They may be planning for the day when fat client PCs are rare as chicken lips and we connect with everything from mobile phones to home entertainment centers, and the name Microsoft is heard in normal conversation as often as Avaya is discussed today. And in that day MS will need to be a big player in the background services that everyone uses because no one will care what OS their devices use.

      Or they may just be thinking they need to be sneakier :)
      alterego_z
    • You clearly see the light.

      "... underneath it's still the same old"

      Wise words and generally apt for most divisions within the evil empire.

      I'd support REAL progress made when the community at-large clearly see's and can lay hands on MOUNTAINS of proof that Micro$loth has not only embraced open standards, but comprehensively mended its ways. I truly doubt it is possible, but I can hope, can't I?
      Joe_Wulf9
    • Out of curiosity

      Just wondering if you listened to the interview and then said this or just read the description?
      kcameron
      • what part

        Just wondering if you listened to the interview and then said this or just read the description?

        Is there something we should be listening to?
        stemcellphone
        • Tying the thread to the interview

          Yeah - it is the mp3 of the interview with me that can be downloaded at http://blogs.zdnet.com/BTL/index.php?p=1188
          kcameron
    • Please check out my blog

      This just isn't true. Please check out my blog at http://www.identityblog.com

      I'm working toward an identity system that could increase privacy for everyone, and I'm working with many friends from the open source community to do this.

      And by the way, I'm not a dictatorial slimeball either!

      Come on over and meet me.
      kcameron
  • I can manage my own identity, thank you very much.

    Utilities like RoboForm give me single-sign-on while maintaining different and obscure user names and passwords (randomly generated at full strength) to my various web accounts. It's easy to do it this way, I don't need mined databases tracking my consumer behavior!
    shadar
    • True enough IF...

      ...you are not doing B2B or authentication across domains...but that is exactly what a lot companies ARE doing, and will be doing a lot more in the future, especially for outsourced services. Just because you do not have a need for a technology does not mean the rest of the world doesn't either. For true interconnectivity to REALLY happen, a universal authentication scheme is a MUST, and all players realize that at this point, including Microsoft.
      Stewart Cannon
      • Fair enough for B2B applications

        ...but as an end-user I have no need for it. That's why Passport failed.
        shadar
      • True interconnectivity

        Yes, I heartily agree it is necessary, and even agree that Micro$loth realizes this point.

        However, I'd take ANYONE else's solution, simply because it wasn't Micro$loth's, whom we KNOW from DECADES of experience is not an honest broker, nor fair.
        Joe_Wulf9
    • Agreed

      If you listen to the interview, I was proposing a system that would prevent the creation of "superdossiers" accross web sites.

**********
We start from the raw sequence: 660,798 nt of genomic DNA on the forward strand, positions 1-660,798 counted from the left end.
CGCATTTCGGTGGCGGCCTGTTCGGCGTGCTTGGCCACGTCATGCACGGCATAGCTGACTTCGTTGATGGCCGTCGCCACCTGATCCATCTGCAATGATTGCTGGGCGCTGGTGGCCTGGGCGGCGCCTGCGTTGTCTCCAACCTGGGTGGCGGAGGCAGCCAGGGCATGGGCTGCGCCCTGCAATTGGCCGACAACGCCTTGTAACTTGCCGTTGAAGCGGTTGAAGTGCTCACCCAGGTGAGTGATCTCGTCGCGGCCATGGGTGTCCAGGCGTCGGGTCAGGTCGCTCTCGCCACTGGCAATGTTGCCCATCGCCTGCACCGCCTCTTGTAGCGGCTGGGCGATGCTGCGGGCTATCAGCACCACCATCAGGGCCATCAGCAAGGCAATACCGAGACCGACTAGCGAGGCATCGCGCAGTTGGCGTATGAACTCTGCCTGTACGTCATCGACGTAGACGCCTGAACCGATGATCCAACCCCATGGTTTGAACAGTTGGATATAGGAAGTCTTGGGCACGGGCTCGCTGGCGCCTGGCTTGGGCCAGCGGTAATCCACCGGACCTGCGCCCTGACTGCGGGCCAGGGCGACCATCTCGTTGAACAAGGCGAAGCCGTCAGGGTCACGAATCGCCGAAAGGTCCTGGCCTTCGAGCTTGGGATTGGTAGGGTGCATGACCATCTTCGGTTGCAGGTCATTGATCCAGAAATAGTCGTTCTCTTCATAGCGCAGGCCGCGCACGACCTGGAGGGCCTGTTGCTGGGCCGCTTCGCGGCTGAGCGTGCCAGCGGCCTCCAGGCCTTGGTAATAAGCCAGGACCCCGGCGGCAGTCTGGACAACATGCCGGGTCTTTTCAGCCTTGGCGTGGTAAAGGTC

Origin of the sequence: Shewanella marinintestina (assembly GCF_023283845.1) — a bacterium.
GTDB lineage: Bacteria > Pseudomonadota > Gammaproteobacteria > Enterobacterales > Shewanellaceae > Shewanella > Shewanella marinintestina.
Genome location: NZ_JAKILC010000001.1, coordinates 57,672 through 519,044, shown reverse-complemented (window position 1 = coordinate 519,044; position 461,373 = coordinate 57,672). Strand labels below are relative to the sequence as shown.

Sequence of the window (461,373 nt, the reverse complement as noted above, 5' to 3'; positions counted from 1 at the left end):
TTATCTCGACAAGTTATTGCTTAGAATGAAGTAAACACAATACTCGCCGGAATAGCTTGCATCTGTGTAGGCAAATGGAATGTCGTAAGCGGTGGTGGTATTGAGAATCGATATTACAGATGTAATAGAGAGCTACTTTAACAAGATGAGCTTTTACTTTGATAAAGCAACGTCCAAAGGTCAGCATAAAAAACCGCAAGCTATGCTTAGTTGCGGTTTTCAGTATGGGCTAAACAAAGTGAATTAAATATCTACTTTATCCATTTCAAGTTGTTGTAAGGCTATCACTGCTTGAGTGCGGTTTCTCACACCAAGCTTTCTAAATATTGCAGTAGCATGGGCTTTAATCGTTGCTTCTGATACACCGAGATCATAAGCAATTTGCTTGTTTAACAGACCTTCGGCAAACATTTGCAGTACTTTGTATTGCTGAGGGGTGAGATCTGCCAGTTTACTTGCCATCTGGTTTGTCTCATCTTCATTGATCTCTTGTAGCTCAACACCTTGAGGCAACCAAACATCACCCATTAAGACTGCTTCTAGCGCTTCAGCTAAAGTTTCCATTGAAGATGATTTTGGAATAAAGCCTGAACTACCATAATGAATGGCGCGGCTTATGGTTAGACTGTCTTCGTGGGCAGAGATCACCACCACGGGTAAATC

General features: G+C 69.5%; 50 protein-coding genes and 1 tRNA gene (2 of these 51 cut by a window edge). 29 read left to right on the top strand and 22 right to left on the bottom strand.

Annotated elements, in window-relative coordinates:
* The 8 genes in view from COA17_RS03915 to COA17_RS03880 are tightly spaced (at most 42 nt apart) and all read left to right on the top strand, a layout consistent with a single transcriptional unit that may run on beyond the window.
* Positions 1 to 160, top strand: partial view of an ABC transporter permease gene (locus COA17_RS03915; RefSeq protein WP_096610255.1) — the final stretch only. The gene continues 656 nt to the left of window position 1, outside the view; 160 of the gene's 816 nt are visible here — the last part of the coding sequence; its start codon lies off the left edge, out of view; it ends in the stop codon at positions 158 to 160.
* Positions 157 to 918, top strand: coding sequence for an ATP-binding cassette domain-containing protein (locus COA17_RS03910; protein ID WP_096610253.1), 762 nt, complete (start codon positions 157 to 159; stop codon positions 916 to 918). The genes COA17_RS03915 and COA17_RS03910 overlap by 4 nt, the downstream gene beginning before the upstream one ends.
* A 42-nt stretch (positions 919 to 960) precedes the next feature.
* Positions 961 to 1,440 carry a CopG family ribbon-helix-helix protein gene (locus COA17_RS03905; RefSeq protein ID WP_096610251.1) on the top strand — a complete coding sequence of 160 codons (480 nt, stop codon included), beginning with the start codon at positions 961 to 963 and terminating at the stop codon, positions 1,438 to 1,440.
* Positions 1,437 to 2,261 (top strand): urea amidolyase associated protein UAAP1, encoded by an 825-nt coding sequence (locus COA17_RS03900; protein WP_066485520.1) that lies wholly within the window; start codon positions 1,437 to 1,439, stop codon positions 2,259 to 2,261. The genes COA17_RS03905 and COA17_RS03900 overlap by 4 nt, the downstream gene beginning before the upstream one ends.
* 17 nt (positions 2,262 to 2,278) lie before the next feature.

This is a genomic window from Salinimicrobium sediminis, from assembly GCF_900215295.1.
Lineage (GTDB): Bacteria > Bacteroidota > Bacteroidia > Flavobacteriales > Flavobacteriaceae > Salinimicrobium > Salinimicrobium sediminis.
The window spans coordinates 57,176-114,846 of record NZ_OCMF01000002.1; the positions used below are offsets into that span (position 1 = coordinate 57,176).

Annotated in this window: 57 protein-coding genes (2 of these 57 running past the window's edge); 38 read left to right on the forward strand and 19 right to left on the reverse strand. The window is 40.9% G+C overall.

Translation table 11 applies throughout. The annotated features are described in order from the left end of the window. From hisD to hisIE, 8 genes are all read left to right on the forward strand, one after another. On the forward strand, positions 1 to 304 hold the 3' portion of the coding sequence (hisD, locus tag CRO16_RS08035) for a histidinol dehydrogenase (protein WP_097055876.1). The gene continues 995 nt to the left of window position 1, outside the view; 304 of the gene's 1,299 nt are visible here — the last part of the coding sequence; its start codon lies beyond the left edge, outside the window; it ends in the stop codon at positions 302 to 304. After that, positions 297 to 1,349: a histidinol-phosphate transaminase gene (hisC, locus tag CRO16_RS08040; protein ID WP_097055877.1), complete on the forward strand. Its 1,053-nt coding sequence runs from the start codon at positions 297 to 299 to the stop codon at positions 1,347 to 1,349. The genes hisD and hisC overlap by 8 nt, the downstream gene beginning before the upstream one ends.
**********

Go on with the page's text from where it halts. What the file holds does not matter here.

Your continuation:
kcameron
  • Digital Identity is rapidly becoming more pervasive

    in the fact that anonymous individualism is going to
    eventually be replaced for secure, ubiquitous, 24/7
    realtime digital enslavement that is going to employ some
    kind of embedded "chip" inside everyone or attached to just
    about everything being manufactured or cataloged on this
    planet. This seems to be the reality and vision that is
    privately being shaped behind the closed doors of the
    global government & corporate infrastructures that''s
    pumping millions into our national college level R&D labs,
    etc. To bring about the One World utopia (NWO) of man/
    machine connectivity as a single entity enabling "peace and
    security" via digital implants and providing ID datastreams
    to permeate our atmosphere. No more cash or checks or
    personal forms of buying or selling unless one is properly
    "marked" with their EPC seal (RFID implants?) ...... just a
    perspective of what could become the global ecommerce
    model that will be mandatorily achieved and more with
    these type of technologies enabling such? Single sign-on
    authentification standards which are secure, foolproof and
    instantaneous is a beautiful thing if you're part of the
    Statehood! Aahhh ... just enjoying the last few breaths of
    FREE AIR!
    BillyB40
    • You should write a book about this

      Fascinating and distrubing at the same time.

      The really scary part is I think you may be right.
      Sunny Jalolly
    • Not quite

      The motive behind this is NOT what you suspect. This country is based on capitalism, and NOWHERE is that reasoning held higher than in todays government! The motive is PROFIT - not control! If implanting everyone and keeping tabs on them doesn't generate a profit, then it wont happen. If keeping track of people's interests in websites generates a profit (it does), then THAT will be the paradigm. Does the government pass laws to drill oil in wildlife refuges - so it can CONTROL something - or because there are profits to be made? Putting RFIDs in indigent people - who have no money - won't happen. No money in it.
      Roger Ramjet
      • Thanks, Roger

        Your posts usually stimulate my brain cells and make me think about things. And that is always a good thing.
        Sunny Jalolly
        • Stimulation

          If you like my posts, why not read my website stuff?
          http://thesolver.servebeer.com

          I like the purchase of Baja story . . .
          Roger Ramjet